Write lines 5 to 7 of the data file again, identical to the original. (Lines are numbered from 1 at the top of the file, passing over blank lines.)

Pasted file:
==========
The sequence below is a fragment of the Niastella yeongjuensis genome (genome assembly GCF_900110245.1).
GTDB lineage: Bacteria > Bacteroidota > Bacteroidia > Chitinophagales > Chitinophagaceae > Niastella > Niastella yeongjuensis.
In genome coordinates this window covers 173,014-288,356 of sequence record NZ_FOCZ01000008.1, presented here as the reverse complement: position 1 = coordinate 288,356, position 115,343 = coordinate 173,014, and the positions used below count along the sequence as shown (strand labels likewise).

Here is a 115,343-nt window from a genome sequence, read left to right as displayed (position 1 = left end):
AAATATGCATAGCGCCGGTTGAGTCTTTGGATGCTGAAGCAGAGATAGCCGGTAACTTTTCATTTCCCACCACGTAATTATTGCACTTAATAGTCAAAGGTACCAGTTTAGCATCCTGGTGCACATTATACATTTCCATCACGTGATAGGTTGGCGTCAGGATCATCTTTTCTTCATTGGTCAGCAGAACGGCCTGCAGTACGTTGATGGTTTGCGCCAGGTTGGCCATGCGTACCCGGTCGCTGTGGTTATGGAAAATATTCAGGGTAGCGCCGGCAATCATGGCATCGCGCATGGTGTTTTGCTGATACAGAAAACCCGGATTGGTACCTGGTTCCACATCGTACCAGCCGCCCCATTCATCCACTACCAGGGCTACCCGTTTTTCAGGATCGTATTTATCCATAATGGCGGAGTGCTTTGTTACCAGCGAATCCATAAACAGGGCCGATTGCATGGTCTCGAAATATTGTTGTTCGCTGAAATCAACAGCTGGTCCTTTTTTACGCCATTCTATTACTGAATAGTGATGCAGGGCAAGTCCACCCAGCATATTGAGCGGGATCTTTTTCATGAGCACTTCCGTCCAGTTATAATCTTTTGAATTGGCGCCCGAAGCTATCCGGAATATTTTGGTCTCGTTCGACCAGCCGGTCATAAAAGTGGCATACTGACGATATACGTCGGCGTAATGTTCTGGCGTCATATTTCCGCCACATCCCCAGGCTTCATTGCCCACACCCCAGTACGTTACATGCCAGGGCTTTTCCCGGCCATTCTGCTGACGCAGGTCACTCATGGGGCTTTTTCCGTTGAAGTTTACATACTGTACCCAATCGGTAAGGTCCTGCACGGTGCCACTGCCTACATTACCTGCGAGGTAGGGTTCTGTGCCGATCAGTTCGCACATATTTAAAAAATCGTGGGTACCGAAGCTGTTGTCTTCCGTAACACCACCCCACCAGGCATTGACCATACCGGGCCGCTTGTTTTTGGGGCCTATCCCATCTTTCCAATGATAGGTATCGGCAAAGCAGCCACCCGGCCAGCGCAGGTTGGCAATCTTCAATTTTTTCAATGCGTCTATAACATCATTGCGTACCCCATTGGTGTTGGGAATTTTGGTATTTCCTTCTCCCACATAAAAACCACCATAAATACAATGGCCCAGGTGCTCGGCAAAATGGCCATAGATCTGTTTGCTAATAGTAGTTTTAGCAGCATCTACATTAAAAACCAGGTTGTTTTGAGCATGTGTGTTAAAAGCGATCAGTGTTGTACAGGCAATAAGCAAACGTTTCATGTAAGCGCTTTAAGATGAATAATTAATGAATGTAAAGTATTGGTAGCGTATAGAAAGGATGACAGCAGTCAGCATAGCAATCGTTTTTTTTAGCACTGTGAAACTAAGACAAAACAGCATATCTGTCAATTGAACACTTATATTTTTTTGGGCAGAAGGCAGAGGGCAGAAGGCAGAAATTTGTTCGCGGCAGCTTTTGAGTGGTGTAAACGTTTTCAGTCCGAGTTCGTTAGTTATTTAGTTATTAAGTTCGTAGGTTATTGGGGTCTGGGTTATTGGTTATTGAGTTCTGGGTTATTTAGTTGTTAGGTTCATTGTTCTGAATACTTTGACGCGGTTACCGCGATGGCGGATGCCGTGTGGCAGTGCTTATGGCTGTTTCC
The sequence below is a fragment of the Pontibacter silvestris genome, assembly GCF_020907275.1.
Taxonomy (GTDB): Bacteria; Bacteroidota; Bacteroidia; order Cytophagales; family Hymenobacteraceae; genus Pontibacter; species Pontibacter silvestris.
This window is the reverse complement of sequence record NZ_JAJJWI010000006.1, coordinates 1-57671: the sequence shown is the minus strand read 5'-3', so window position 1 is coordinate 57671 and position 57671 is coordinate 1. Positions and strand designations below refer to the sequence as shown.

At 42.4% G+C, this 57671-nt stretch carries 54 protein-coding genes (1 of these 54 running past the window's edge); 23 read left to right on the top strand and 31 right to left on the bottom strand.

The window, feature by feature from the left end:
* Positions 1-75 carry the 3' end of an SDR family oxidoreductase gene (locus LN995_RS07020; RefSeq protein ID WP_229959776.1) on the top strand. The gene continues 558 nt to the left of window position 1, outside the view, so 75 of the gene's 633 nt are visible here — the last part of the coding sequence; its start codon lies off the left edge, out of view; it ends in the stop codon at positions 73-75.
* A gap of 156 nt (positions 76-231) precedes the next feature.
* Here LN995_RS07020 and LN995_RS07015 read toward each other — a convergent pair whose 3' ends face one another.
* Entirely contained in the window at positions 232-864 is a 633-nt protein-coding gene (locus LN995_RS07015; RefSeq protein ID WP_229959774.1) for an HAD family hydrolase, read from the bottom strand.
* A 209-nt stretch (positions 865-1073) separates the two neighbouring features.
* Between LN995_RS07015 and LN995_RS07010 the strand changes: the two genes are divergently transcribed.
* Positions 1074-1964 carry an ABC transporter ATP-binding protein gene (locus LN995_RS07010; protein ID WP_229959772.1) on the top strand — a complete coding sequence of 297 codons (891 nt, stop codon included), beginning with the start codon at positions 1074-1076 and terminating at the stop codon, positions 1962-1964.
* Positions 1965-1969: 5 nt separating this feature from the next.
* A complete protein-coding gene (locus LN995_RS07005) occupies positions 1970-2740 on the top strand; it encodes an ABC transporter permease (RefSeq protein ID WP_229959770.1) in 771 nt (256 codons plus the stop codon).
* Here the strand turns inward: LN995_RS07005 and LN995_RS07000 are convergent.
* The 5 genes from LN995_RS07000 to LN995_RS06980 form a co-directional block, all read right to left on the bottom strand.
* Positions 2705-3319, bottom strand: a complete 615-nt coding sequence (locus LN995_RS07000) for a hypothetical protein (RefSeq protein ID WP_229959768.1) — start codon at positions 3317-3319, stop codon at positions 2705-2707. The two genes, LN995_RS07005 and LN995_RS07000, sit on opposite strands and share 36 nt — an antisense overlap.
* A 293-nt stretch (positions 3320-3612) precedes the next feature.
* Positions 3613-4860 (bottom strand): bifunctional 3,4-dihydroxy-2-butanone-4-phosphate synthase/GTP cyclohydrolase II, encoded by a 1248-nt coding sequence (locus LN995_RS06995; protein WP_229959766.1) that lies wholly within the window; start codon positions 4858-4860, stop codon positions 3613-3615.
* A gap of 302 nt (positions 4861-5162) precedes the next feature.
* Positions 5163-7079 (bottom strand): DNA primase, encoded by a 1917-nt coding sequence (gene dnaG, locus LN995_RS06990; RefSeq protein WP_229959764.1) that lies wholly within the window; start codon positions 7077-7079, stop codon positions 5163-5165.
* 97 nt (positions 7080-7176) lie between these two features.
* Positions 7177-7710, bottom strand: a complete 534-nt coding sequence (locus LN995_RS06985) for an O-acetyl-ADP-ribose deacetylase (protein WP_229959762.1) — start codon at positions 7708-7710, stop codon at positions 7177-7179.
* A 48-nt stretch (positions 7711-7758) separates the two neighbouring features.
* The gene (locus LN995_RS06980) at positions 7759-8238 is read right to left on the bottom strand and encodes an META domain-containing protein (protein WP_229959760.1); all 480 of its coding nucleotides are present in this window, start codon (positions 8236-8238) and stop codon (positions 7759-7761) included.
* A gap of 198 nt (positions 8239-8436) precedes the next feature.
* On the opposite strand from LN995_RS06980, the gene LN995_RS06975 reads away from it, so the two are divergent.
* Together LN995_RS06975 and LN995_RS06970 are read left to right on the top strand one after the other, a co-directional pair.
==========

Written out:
AAATATGCATAGCGCCGGTTGAGTCTTTGGATGCTGAAGCAGAGATAGCCGGTAACTTTTCATTTCCCACCACGTAATTATTGCACTTAATAGTCAAAGGTACCAGTTTAGCATCCTGGTGCACATTATACATTTCCATCACGTGATAGGTTGGCGTCAGGATCATCTTTTCTTCATTGGTCAGCAGAACGGCCTGCAGTACGTTGATGGTTTGCGCCAGGTTGGCCATGCGTACCCGGTCGCTGTGGTTATGGAAAATATTCAGGGTAGCGCCGGCAATCATGGCATCGCGCATGGTGTTTTGCTGATACAGAAAACCCGGATTGGTACCTGGTTCCACATCGTACCAGCCGCCCCATTCATCCACTACCAGGGCTACCCGTTTTTCAGGATCGTATTTATCCATAATGGCGGAGTGCTTTGTTACCAGCGAATCCATAAACAGGGCCGATTGCATGGTCTCGAAATATTGTTGTTCGCTGAAATCAACAGCTGGTCCTTTTTTACGCCATTCTATTACTGAATAGTGATGCAGGGCAAGTCCACCCAGCATATTGAGCGGGATCTTTTTCATGAGCACTTCCGTCCAGTTATAATCTTTTGAATTGGCGCCCGAAGCTATCCGGAATATTTTGGTCTCGTTCGACCAGCCGGTCATAAAAGTGGCATACTGACGATATACGTCGGCGTAATGTTCTGGCGTCATATTTCCGCCACATCCCCAGGCTTCATTGCCCACACCCCAGTACGTTACATGCCAGGGCTTTTCCCGGCCATTCTGCTGACGCAGGTCACTCATGGGGCTTTTTCCGTTGAAGTTTACATACTGTACCCAATCGGTAAGGTCCTGCACGGTGCCACTGCCTACATTACCTGCGAGGTAGGGTTCTGTGCCGATCAGTTCGCACATATTTAAAAAATCGTGGGTACCGAAGCTGTTGTCTTCCGTAACACCACCCCACCAGGCATTGACCATACCGGGCCGCTTGTTTTTGGGGCCTATCCCATCTTTCCAATGATAGGTATCGGCAAAGCAGCCACCCGGCCAGCGCAGGTTGGCAATCTTCAATTTTTTCAATGCGTCTATAACATCATTGCGTACCCCATTGGTGTTGGGAATTTTGGTATTTCCTTCTCCCACATAAAAACCACCATAAATACAATGGCCCAGGTGCTCGGCAAAATGGCCATAGATCTGTTTGCTAATAGTAGTTTTAGCAGCATCTACATTAAAAACCAGGTTGTTTTGAGCATGTGTGTTAAAAGCGATCAGTGTTGTACAGGCAATAAGCAAACGTTTCATGTAAGCGCTTTAAGATGAATAATTAATGAATGTAAAGTATTGGTAGCGTATAGAAAGGATGACAGCAGTCAGCATAGCAATCGTTTTTTTTAGCACTGTGAAACTAAGACAAAACAGCATATCTGTCAATTGAACACTTATATTTTTTTGGGCAGAAGGCAGAGGGCAGAAGGCAGAAATTTGTTCGCGGCAGCTTTTGAGTGGTGTAAACGTTTTCAGTCCGAGTTCGTTAGTTATTTAGTTATTAAGTTCGTAGGTTATTGGGGTCTGGGTTATTGGTTATTGAGTTCTGGGTTATTTAGTTGTTAGGTTCATTGTTCTGAATACTTTGACGCGGTTACCGCGATGGCGGATGCCGTGTGGCAGTGCTTATGGCTGTTTCC
The sequence below is a fragment of the Pontibacter silvestris genome, assembly GCF_020907275.1.
Taxonomy (GTDB): Bacteria; Bacteroidota; Bacteroidia; order Cytophagales; family Hymenobacteraceae; genus Pontibacter; species Pontibacter silvestris.